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01-10-2009 | Anaesthesiology | Article

Training in ventilator bundle reduces days spent on mechanical ventilation


Free abstract

MedWire News: Staff training by an intensive care unit (ICU) change team in pre-defined interventions (bundle) improves the quality of care in mechanically ventilated patients, say researchers.

The ventilator bundle consisted of semirecumbent positioning, lung protective ventilation, ulcer prophylaxis, and deep vein thrombosis prophylaxis (DVTP) in patients with acute lung injury (ALI).

The study, performed on a 50-bed ICU of a tertiary care university hospital, showed that for a total of 133 patients audited before training was conducted, compliance with the elements of the bundle was poor.

Staff training, however, increased overall bundle adherence two-fold, from 15.0% to 33.8%.

For the 141 patients audited after staff training, semirecumbent position was achieved in 46.9% of patient days, compared with 24.9% before training. Administration of DVTP increased from 89.5% to 91.5%, while ulcer prophylaxis of more than 90.0% was achieved in both groups.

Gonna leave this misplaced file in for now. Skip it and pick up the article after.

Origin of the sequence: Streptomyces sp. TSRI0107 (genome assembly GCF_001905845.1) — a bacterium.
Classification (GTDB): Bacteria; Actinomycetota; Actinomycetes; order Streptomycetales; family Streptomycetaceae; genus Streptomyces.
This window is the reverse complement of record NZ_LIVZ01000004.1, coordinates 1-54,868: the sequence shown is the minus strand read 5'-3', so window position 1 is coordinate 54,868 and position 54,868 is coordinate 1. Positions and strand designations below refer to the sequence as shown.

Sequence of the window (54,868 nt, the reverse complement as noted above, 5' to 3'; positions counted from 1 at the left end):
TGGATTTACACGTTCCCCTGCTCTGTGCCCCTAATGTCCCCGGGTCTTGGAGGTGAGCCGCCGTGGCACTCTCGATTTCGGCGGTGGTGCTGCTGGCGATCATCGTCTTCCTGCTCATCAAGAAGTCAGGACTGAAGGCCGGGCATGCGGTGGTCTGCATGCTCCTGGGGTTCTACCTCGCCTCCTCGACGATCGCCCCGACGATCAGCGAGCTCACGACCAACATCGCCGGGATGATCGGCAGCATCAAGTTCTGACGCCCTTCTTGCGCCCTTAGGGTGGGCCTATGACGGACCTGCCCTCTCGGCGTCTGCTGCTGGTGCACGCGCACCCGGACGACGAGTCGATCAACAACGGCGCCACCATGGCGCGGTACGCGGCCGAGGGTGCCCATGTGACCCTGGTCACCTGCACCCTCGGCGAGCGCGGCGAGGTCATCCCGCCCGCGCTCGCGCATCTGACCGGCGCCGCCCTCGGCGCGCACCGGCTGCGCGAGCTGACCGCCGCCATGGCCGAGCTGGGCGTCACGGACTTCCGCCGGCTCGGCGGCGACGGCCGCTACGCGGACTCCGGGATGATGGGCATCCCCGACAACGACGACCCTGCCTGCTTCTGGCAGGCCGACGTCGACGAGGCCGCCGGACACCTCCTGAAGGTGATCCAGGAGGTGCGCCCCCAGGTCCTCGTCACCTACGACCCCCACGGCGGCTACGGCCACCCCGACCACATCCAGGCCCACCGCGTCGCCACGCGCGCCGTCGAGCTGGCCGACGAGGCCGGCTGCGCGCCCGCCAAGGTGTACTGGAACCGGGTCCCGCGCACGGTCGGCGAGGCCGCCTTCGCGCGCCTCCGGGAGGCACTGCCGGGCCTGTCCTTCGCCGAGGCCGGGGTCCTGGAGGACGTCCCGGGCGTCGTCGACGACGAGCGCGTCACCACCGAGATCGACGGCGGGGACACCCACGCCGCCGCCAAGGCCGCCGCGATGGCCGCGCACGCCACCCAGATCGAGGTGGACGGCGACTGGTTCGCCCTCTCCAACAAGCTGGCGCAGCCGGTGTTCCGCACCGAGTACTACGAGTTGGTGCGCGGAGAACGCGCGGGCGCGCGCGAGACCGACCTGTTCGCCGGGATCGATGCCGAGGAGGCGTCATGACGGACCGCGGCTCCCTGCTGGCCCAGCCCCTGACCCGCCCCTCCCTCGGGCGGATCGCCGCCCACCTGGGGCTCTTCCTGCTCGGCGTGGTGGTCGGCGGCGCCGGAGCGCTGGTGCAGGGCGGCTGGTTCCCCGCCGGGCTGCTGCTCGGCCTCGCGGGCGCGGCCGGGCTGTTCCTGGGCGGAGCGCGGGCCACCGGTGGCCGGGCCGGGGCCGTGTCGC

Frank Bloos (University Hospital Jena, Germany) and colleagues note in the British Journal of Anaesthesia that adherence to low tidal ventilation in patients with ALI remained unaltered by training, however.

“As we tried to implement a bundle with four separate treatments, the training relating to lung-protective ventilation may have remained relatively unnoticed in comparison with the other three treatments,” they suggest.

Despite incomplete bundle implementation, the improved compliance significantly reduced days on mechanical ventilation from 6 to 4. It also significantly reduced ICU length of stay among patients with ventilator-associated pneumonia (VAP) by 9 days.

But the rate of VAP, overall ICU length of stay, and ICU mortality remained unaffected by the improved ventilator bundle compliance.

The researchers suggest that the lack of effect on VAP rate may be due to variable effects of semirecumbent positioning on VAP rates and the fact that diagnosing VAP is difficult with no accurate diagnostic criteria among other factors.

They conclude: “Implementation of a ventilator bundle through staff training by an ICU change team improved compliance to a pre-defined ventilator bundle and reduced days on mechanical ventilation.”

The team adds: “Incompleteness of adherence indicates the fact that higher success rates may only be achieved by a continuous quality improvement process.”

MedWire ( is an independent clinical news service provided by Current Medicine Group, a part of Springer Science+Business Media. © Current Medicine Group Ltd; 2009

By Lucy Piper